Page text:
Pinch some of the dough in your hand. If the dough sticks together and does not crum­ble in your hand, the dough is ready. If the dough does not stick to itself, add another table­spoon of water, pulse or mix, and pinch the dough together again. Repeat until the dough holds together with­out being overly wet. Dough should be slightly crumbly, but hold together when pinched.
Remove dough from the mix­ing bowl and trans­fer to a work sur­face. Divide the dough into two equal parts and gen­tly shape into two flat round discs. Wrap in plas­tic and refrig­er­ate for at least one hour, or up to two days.
No mat­ter the fill­ing, the dough should be baked at 400 degrees Fahren­heit; the smaller the por­tion, the shorter the cook­ing time. Appe­tiz­ers will need about 12 to 15 min­utes, while 9-inch pies may require up to 40 to 50 minutes.

In Season: Watermelon

Water­melon is a vine-like veg­etable, related to cucum­bers and squash. Not only does water­melon quench sum­mer­time thirst with its high water con­tent, it also acts as an anti-inflammatory agent, with the abil­ity to calm symp­toms that con­tribute to con­di­tions like asthma. Water­melon is very low in calo­ries, with zero fat and cho­les­terol. It’s high in fiber, vit­a­mins A & C and is a good source of potas­sium. And like toma­toes, pink water­melon con­tains free-radical fight­ing lycopene that pro­tects your cells from damage.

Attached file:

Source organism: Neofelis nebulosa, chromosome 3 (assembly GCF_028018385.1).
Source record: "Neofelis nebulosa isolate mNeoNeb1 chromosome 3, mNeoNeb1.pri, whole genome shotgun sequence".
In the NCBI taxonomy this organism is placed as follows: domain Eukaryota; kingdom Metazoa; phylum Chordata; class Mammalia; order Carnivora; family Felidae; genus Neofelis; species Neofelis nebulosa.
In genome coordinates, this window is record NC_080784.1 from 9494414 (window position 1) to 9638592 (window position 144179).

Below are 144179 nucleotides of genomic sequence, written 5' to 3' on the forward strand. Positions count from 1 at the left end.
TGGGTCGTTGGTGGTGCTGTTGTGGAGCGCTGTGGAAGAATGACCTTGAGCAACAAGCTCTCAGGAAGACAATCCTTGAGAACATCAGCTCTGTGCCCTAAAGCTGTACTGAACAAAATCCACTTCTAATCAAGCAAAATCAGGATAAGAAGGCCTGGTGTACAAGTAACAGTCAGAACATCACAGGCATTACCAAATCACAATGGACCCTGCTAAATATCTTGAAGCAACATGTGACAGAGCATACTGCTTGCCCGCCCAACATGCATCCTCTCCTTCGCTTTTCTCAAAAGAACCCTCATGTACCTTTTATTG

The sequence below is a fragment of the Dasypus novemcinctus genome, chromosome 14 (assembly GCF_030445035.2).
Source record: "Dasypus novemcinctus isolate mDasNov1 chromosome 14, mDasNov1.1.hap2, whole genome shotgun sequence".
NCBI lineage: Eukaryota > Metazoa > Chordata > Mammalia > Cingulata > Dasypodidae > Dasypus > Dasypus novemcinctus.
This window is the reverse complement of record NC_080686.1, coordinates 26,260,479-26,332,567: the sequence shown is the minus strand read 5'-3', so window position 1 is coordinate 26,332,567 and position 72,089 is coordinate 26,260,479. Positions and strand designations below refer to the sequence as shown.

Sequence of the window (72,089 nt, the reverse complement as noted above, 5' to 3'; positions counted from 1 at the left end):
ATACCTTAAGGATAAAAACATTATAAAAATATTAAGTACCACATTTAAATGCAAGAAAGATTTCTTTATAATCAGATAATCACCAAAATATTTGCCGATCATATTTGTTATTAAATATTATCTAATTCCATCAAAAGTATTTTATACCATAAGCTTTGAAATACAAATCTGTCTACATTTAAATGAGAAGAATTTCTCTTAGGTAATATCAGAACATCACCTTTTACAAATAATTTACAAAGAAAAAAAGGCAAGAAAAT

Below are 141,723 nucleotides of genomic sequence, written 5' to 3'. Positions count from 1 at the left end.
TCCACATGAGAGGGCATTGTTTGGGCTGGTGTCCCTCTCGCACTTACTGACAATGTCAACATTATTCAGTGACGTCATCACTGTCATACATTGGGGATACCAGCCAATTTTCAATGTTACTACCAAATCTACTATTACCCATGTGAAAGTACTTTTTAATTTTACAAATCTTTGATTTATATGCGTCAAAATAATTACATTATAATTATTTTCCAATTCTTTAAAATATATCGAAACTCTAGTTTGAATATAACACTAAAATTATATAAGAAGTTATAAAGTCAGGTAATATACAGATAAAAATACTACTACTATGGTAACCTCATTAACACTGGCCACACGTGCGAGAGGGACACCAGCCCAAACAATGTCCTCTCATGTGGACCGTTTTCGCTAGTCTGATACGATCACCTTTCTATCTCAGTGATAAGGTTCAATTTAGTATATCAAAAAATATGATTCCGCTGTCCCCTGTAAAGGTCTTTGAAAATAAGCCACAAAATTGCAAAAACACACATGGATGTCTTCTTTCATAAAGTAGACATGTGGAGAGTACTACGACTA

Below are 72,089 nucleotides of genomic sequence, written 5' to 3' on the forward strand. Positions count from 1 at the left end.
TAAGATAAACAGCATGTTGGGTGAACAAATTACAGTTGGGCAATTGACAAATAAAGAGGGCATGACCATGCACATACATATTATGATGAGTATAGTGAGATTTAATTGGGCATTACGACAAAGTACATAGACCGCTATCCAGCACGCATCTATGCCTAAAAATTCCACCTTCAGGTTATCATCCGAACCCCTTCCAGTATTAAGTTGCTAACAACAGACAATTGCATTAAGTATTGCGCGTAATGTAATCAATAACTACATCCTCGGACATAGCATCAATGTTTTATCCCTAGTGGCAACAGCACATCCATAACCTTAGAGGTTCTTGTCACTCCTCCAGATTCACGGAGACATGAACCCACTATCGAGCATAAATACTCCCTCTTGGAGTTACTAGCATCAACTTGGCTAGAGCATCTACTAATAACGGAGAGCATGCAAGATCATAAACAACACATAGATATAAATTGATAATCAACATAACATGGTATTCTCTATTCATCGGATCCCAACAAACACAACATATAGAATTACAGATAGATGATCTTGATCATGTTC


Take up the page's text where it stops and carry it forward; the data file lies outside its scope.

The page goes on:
While wedges of water­melon are often served in the sum­mer, we like to puree the pulp and freeze it for cool treats when the weather is hot. Because water­melon is so sweet by itself, the only thing needed to make home­made ice pops is the water­melon, a paper cup, and a craft stick.

Water­melon Ice Pops

Yields: approx­i­mately 10 ice pops (depend­ing on the size of your cups, you may yield more or less)
Prep time: 10 min­utes + 6 hrs. freeze
Allergy info: soy-free, dairy-free, gluten-free

1 (4 to 5-lb.) organic seed­less water­melon
12 paper cups or tall par­fait glasses (tall shot/dessert glasses)
Plas­tic wrap or foil
12 ice pop sticks

Remove col­ored flesh from the water­melon rind. Dis­card seeds, dice water­melon flesh. In the bowl of a food proces­sor add diced water­melon; pulse until smooth. Place a fine mesh strainer over a large bowl. Pour water­melon mix­ture into strainer. Using a spoon or spat­ula, press water­melon mix­ture through strainer; dis­card any seed pieces and large pieces of pulp.

Pour water­melon evenly into cups; cover tightly with plas­tic wrap. Using a sharp par­ing knife, make a small slit in the mid­dle of the plas­tic wrap. Poke ice pop sticks through plas­tic wrap.

Place cups in freezer. Freeze at least 6 hours; serve frozen. Store in the freezer, cov­ered, up to 3 weeks.